We often hear this statement, “I wish that the pastor would stop preaching on giving and get back to preaching the Gospel.” I want to tell you that it is impossible to preach the Gospel without preaching on giving. The Gospel is giving–“God so loved the world that He gave.” The glorious Christian message is, “The gift of God is eternal life through Jesus Christ.” Jesus said to His followers, “It is more blessed to give than to receive.”
By Rick L. Wyser
I believe that in order for the church to be successful she must define her purpose and then put them in order of priorities. The question must be asked, “What is the highest priority?” I believe that the highest priority of the church, the first purpose, is to preach the gospel of Jesus Christ. That through this gospel the Spirit of God may awaken in the hearts of people a holy urge to become true disciples and, accepting the consequences of this discipleship, to live in the service of the Lord today and forever.
I have known many people who have given no consideration whatever to what it means to be a follower of Christ. The disappointing result is that they miss the joy and purpose of Christian discipleship. To judge by their witness both within and without the church you would think that God was dead or at best He is optional.
There is an ever-present danger for any individual to grow up in the church in the false security of a borrowed faith. We pay our respects to God because our parents did or someone else that we respect did. We do so because it is the decent thing to do. We place our tithe and offering in the plate with less appreciation for what God has done for us than the bellman who carries our luggage up to our hotel room. The trouble with borrowed faith is that it creates more problems than it overcomes. Surely it is not the faith Paul spoke of when he proclaimed that through faith in the Lord we can “do all things.” The longer I am in the ministry of the Lord and the church the more convinced I am that too many people are trying to cope with sin and all the problems and sorrow and suffering that it creates with a second-hand faith. A faith based on hearsay rather than personal experience. Paul, in our text, deals with this basic principal of faith, “every one of us shall give an account of himself to God.” Paul mentions no exceptions—”everyone”—certainly it is wonderful to be blessed with a mother and father that serve God—to know that when they stand before God that they will hear well done. But regardless of well they lived their lives, or anyone else for that matter, they will be in no position to answer for us. As Paul tells us, “it is everyone for themselves.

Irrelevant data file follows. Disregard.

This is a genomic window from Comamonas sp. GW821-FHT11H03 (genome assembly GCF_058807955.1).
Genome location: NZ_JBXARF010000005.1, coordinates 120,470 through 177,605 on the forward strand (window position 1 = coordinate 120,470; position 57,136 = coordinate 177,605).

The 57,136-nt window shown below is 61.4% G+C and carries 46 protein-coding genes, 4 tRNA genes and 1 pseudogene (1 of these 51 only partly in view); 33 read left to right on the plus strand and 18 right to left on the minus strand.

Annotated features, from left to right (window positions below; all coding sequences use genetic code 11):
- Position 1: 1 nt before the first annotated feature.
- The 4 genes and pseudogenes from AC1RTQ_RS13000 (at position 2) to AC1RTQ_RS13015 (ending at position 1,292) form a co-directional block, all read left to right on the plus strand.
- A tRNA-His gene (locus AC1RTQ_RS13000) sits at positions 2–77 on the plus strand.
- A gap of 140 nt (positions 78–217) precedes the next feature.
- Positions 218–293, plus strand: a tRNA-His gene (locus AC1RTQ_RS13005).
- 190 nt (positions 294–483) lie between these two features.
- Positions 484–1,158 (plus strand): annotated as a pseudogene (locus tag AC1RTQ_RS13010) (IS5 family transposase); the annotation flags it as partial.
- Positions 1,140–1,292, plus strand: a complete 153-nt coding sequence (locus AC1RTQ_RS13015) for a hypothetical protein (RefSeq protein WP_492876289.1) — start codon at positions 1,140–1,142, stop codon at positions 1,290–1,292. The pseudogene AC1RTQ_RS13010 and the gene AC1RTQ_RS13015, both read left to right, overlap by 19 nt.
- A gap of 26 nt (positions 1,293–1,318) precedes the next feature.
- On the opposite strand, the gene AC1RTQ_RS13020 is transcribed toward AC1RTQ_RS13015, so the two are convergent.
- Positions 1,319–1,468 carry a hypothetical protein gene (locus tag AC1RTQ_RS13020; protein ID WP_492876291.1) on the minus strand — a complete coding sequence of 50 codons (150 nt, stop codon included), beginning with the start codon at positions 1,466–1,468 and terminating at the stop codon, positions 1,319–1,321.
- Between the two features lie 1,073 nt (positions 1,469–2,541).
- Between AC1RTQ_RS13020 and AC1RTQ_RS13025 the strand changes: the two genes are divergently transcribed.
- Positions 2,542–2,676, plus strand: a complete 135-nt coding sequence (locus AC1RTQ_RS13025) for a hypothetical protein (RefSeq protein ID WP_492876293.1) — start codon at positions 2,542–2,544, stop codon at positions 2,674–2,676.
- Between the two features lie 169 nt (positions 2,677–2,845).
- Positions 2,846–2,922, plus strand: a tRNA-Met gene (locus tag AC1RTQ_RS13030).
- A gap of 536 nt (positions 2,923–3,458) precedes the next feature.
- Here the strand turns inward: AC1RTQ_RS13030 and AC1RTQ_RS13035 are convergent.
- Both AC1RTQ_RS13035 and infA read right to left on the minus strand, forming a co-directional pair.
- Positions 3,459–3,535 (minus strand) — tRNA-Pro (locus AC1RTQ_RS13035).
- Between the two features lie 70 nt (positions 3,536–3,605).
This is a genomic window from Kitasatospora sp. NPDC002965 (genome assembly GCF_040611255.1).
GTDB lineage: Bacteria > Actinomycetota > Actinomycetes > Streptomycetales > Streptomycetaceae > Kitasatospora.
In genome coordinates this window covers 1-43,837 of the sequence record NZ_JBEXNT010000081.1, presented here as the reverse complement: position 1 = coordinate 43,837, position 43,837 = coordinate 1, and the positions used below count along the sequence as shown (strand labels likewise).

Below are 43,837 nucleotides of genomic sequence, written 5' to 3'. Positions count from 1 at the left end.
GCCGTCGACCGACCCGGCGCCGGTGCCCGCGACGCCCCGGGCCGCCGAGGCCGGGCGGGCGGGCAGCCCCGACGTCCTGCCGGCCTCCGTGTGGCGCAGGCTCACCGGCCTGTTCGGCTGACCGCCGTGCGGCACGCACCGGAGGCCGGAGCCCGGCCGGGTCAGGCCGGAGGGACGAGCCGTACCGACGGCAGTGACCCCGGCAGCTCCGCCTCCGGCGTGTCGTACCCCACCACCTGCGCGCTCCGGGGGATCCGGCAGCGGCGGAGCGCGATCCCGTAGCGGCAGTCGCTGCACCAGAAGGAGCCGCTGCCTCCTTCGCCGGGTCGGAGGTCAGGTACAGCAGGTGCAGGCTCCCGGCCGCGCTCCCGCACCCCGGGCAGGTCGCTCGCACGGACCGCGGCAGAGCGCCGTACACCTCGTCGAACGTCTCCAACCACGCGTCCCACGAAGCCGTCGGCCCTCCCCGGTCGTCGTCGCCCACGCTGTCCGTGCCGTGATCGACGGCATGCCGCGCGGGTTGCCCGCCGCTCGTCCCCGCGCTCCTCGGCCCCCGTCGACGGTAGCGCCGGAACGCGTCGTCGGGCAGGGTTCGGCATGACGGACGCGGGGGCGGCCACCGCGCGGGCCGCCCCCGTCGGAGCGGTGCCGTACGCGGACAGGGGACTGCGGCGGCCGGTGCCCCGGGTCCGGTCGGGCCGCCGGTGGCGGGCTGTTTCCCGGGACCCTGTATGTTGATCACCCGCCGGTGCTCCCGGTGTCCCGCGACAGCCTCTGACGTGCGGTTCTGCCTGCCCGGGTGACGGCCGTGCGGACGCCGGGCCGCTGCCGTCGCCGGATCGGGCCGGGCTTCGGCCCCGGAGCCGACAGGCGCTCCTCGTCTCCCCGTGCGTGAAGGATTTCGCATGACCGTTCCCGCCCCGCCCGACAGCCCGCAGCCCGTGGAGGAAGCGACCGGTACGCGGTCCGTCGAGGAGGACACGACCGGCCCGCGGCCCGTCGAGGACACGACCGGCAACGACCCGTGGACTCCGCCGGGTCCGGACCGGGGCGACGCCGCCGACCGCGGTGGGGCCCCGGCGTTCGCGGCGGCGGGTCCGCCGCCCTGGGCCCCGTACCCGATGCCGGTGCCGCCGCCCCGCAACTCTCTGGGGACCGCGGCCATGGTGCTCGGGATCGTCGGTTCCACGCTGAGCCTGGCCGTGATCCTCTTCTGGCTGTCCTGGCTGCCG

We need to ponder this because until we can say for ourselves, “I know whom I have believed—I know that I have passed from death to life—I know that the gospel is the power of God unto salvation”—we are not right with God.
The church is greatly concerned that you come face to face with the Lord in His gospel. What the eyes of the first apostles saw you must see too. You must see Jesus Christ high and lifted up. You must experience salvation for yourself. This is the greatest moment in human experience. When we become aware of the love of God for us our entire attitude toward the church is changed. We don’t mind the things we are called upon to do. We do not shrink from our responsibilities toward the church. But we go on our knees to pray and search the scriptures for God’s will in our lives and the strength to do His will. No longer so we live by the spirit of the world, which has gone crazy insisting that man has the right to do as he pleases. As Paul says, “It is no longer I that live—but Christ lives in me—for me to live is Christ.”